The main goal of semantic labeling is to predict a detailed mask in pixel-level for different classes. FCN-based semantic segmentation models [23, 5, 39] have achieved rapid process in recent years. In our framework, this semantic labeling path takes the input image and its semantic labeling as training data and performs per-pixel prediction. We adopt the ‘DeepLab-Large-FOV’ network structure [5] as the basic network for our semantic labeling path since it delivers state-of-the-art performance. This FCN network introduces ‘atrous convolution’, which can explicitly control the resolution of the feature responses and effectively enlarge the field of view of filters to incorporate larger context. As we don’t observe much difference in the performance using the dense CRF post-processing, so we drop the CRF processing step.

3.2 Instance Labeling Transformation

Swapping the instance IDs will lead to the same instance results, which causes the quotient space problem (see Section 4 for more details). So we need to transform the instance labeling to further formulate the problem. We propose three transformation methods (as shown in Figure 3), which are all segmentation-based and object proposal- and detection-free. We find that these methods are effective for instance labeling transformation.

Affinity is the natural choice to measure the coherence of pixels in the images. From the perspective of metric learning, pixels in the same region should have small distances, hence large affinities/similarities, and pixels in different regions should have large distances, hence small affinities/similarities. Using CNN classification offers a possible solution to learn the affinity patterns in principle. We propose two affinity based transformation methods, which are both clustering based methods. The first one is pixel-based affinity mapping and the other is super-pixel affinity learning, which will be discussed in more details in Section 4.1 and 4.2, respectively.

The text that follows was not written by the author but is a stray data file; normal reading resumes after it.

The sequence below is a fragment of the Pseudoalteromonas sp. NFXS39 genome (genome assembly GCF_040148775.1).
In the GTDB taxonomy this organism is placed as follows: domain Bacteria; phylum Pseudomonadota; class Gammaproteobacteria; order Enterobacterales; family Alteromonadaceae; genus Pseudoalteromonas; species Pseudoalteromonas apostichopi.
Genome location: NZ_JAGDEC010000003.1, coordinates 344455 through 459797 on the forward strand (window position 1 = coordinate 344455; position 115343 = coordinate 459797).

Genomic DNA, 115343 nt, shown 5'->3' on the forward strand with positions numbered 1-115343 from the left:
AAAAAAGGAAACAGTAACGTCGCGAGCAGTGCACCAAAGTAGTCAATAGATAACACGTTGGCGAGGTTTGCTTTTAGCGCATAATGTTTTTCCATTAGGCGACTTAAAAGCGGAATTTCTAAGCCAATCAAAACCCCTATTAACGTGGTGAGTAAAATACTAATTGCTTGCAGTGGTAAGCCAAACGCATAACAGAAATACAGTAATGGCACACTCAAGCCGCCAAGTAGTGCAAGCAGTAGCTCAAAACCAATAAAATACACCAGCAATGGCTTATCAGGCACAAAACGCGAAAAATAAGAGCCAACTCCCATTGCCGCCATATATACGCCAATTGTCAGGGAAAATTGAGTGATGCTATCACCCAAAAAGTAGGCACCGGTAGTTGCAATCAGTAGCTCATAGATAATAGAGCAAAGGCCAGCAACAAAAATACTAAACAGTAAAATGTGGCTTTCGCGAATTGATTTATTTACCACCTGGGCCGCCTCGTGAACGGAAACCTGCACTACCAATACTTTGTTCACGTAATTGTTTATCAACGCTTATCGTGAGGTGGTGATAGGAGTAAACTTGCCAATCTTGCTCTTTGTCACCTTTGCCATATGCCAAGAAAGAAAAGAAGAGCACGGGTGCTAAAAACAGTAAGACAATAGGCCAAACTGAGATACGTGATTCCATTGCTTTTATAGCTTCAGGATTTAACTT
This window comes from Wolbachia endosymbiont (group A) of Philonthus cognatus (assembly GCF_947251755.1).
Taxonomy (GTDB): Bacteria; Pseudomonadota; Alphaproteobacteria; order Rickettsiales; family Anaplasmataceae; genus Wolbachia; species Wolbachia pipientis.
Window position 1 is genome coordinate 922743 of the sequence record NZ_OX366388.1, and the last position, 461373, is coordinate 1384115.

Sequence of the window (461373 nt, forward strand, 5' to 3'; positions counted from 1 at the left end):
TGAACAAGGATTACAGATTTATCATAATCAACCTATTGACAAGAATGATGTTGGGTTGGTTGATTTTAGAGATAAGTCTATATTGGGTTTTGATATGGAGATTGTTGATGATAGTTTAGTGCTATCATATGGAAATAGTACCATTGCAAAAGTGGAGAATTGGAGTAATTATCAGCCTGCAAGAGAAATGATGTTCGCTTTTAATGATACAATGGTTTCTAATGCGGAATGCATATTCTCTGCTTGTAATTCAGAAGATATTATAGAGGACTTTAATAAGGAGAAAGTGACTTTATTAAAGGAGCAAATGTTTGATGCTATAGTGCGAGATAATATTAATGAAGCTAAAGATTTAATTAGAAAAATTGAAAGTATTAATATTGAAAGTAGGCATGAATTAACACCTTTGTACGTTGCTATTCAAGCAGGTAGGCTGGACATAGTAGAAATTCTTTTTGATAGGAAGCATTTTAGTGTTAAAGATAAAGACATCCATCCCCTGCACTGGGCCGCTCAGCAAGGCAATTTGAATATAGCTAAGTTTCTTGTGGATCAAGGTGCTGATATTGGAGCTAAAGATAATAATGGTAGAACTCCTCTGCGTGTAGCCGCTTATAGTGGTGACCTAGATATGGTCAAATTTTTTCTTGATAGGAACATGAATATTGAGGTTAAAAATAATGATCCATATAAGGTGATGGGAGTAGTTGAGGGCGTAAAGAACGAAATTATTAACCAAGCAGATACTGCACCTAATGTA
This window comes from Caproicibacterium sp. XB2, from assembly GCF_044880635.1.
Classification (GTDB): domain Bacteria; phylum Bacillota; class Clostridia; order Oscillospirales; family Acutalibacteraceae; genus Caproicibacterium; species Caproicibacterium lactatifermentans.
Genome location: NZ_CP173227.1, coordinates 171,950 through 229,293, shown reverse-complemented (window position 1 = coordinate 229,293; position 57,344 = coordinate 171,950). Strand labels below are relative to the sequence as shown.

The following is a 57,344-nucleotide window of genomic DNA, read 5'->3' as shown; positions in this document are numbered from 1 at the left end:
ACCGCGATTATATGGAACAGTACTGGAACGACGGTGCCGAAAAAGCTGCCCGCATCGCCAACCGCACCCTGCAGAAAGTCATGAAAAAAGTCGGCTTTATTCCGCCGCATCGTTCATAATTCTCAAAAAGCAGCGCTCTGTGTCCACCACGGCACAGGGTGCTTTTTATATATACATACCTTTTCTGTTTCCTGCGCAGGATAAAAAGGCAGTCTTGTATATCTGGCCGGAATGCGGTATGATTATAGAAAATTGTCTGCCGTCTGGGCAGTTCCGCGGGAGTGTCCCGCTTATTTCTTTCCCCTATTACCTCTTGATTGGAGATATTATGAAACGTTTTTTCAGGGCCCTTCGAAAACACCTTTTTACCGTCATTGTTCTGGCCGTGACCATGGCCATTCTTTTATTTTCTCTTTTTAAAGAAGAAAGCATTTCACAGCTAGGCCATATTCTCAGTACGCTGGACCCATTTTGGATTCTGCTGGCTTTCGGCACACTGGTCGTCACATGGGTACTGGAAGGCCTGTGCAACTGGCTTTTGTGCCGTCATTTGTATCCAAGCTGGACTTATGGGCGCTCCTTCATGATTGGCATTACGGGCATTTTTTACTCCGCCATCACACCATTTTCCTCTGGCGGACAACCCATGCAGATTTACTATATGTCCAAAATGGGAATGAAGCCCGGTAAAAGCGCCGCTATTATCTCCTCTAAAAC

Object boundaries provide another perspective for instance labeling transformation as they provide the cues to locate the object instances. So, our third strategy is boundary-based component segmentation, which is a non-clustering method. Its idea is to leverage the instance boundary to separate different instances in the same component from semantic labeling prediction. We will discuss this method in Section 4.3.

3.3 Integrate Instance and Semantic Labeling

Our initial segmentation results are from the semantic labeling. We extract the connected components of the same category and regard them as the potential instances. Then, we can utilize our learned instance labeling prediction to separate the neighbor instances as shown in Figure 1. We notice that in many cases, these connected components provide a good starting point for the instance segmentation task. So we start from the segmentation perspective, which is different from object proposal-and-detection based methods. Different instance labeling transformation methods will have different ways to integrate with semantic labeling predictions, which will also be discussed in Section 4.

4 Instance Labeling Transformations